Website copywriting: what’s changed?

by Sophie Cole

image overlay

Consumer behaviour is ever evolving and, over the past few years as online shopping has increased, the bar for website performance has risen sharply. Now, we’re buying more on mobile, want relevant information as quickly as possible and expect outstanding responsiveness from every site we visit. And while some of these demands can be met by using one of the many website building programs out there, effective and engaging website copywriting isn’t so easy to nail. We’ve been looking back at some of the trends that have influenced website copywriting over the last few years, and what they mean for your website copy.

The move to mobile

Since 2017, mobile devices have accounted for roughly 50% of all web traffic worldwide. As a result, websites must be optimised for a great mobile experience. Most website building tools allow you to see what your pages look like on mobile, meaning it’s easy to get the design right. Making sure your website copywriting is engaging on both desktops, and mobile devices is trickier.
There are many hurdles your words need to clear if they want to make an impact on readers. Your text sections need to be packed with relevant information without feeling like a series of boring lists. They also need to be organised in a way that doesn’t give your readers thumb-ache; if they have to scroll through miles of text to find what they’re looking for; potential clients will most likely click off.
Instead, paragraphs with just a few short, snappy sentences and clearly defined calls to action will make it easy for mobile and desktop users to find the right information and what to do next. It can be harder to show your company’s personality with fewer words, but the best writers will find a way to infuse your brand identity into every carefully chosen word.
Poetic, lengthy sentences are lovely in a novel, but they’re not right for a website. Just imagine scrolling through William Faulkner’s record-breaking passage (a 1,288-word sentence) on your tablet.

Auto-translate friendly content

The miracles of modern technology mean our phones and desktops can now translate virtually any international content into our chosen language. And in our increasingly globalised world, that’s a great thing. We can navigate the websites of German, Japanese or Brazilian suppliers without becoming a polyglot for the sake of business.
But these AI translation tools can miss the nuances a native speaker or professional translator would pick up. Take HSBC’s $10 million rebranding effort in 2009, which had to repair the damage of ‘assume nothing’ being mistranslated as ‘do nothing’.
If you want to avoid any of your messages getting lost in translation, you should approach your website copywriting with a global audience in mind. Slang or colloquial expressions (such as ‘not your cup of tea’) give your content a friendly feel in the eyes of a domestic audience, but they can muddle your message when put through Google translate.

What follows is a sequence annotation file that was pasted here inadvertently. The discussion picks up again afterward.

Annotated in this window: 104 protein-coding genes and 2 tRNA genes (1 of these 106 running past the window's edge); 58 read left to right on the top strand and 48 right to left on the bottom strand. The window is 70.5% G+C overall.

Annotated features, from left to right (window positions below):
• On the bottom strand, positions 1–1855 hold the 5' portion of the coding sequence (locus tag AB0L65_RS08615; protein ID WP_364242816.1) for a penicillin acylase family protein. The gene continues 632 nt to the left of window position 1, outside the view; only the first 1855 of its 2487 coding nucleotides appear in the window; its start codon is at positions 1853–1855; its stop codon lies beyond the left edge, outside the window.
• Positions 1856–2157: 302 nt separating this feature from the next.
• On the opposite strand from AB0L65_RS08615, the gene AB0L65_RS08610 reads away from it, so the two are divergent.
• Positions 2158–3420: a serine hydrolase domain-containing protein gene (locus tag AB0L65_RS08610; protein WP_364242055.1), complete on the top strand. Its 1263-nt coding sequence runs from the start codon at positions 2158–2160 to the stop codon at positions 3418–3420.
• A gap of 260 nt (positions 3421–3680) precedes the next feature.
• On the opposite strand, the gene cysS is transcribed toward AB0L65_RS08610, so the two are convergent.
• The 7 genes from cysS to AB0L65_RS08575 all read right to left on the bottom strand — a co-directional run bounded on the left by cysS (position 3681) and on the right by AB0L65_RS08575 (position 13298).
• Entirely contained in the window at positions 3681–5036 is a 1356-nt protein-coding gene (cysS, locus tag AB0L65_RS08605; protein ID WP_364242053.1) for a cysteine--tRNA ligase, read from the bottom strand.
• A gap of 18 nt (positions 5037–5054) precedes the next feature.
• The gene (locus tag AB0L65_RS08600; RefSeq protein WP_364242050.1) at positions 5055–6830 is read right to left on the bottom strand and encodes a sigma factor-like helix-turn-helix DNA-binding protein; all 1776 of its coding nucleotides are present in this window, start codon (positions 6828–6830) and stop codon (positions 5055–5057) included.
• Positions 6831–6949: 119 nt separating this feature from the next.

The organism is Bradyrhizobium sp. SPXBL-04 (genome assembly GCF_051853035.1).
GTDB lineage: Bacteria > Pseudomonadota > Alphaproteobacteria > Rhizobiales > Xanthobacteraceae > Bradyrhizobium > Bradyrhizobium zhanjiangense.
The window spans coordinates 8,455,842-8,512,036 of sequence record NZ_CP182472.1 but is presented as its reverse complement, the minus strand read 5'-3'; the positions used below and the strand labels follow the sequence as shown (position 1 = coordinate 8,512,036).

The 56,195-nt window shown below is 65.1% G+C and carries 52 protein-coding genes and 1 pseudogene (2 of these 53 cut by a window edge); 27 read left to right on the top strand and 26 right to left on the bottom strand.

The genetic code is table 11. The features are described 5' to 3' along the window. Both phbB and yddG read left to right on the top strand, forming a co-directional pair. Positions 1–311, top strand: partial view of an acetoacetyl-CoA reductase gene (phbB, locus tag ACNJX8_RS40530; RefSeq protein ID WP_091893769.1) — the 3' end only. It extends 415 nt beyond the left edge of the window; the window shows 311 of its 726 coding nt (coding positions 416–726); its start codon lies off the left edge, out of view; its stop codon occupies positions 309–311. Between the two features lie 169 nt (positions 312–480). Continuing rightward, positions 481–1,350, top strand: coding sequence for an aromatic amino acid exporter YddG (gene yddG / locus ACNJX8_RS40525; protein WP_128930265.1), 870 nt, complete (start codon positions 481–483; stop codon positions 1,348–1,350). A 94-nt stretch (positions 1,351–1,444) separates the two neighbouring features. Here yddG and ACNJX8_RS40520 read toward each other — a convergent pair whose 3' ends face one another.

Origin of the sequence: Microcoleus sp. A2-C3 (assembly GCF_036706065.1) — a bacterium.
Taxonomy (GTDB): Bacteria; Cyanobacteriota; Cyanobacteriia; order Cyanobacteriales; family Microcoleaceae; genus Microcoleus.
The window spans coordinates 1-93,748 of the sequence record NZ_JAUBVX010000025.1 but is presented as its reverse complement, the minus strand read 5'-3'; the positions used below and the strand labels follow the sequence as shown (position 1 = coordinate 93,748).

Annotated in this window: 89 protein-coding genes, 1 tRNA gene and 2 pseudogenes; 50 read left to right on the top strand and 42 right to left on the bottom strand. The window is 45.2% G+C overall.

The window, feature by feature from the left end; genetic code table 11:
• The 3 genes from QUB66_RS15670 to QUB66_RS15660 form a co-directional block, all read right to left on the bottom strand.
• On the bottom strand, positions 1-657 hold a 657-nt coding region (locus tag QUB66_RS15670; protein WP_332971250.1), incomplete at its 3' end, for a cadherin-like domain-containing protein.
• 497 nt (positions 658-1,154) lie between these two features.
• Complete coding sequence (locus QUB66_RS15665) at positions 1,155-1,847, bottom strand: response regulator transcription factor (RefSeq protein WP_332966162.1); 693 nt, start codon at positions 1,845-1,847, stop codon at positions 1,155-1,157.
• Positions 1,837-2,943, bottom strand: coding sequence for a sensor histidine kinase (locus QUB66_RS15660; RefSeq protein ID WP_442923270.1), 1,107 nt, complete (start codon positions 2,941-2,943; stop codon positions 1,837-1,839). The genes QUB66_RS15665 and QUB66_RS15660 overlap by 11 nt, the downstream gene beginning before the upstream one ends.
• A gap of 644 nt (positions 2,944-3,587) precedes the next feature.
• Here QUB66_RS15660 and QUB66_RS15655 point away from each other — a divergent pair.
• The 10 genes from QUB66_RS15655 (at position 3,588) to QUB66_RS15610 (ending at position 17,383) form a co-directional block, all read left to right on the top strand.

SEO and its impact

We couldn’t talk about website copywriting without touching on the advances SEO has made over the last few years. It’s not easy to get right, and keyword phrases can feel like the enemy of creativity. Luckily, we know a thing or two about taming and harnessing the power of the SEO beast.

Writing for voice search

‘Ok Google’ and ‘Hey Alexa’ have entered our daily vocabularies, and it’s estimated 50% of all searches will be spoken by the end of this year. If you want your content to be discovered by people using voice search, you need to make sure you understand how these queries differ from typed searches. This topic is way too broad to tackle in one paragraph, but you can find an in-depth analysis of writing for voice search in our article series.

Questions and answers

Your audience is a curious bunch with plenty of questions for their chosen search engine. If you want to put your company in their eye-line, you need to anticipate what they’re looking for and give a straightforward answer. You might have noticed that Google now adds a snippet to the top of its results page when you ask a question. Let’s say you searched ‘Who is Stratton Craig?’. Google would make your life easier by bringing a concise answer from the most relevant page straight to you.
Answering your target audience’s questions is an easy way for your website copywriting to skip to the front of the queue. If you’re not sure what they’re looking for, tools like Answer the Public and Google Analytics can help you learn more about consumer searching trends. In practice, you might incorporate the phrase ‘we’re an ethical energy company in Bristol’ to capture searches for ‘is there an ethical energy company in Bristol?’ or the more straightforward ‘ethical energy company Bristol’.

Carefully placed keywords

We’ve come a long way from the keyword-stuffing sins that used to be common practice in the world of bad SEO. Search engine algorithms have become more aligned with how we interact with websites. Rather than prioritising clunky keywords or phrases, search engines now reward pages that have incorporated keywords into well-written copy that actually answers the searcher’s question. Your content needs to have a natural flow to be viewed as high quality in Google’s eyes.

Make website copywriting a priority

To make your website as effective as possible, your website copywriting needs to be one of your top priorities. Make sure it’s at the heart of your website planning so you can give it the time and attention to achieve maximum impact.
Working with a digital copywriting company like Stratton Craig can help you get it right first time, every time. We work with SEO experts and design agencies to help you build a complete, high-quality website that delivers exactly what you need. Get in touch to see how we can help with your website copywriting needs.

Sign up to hear from us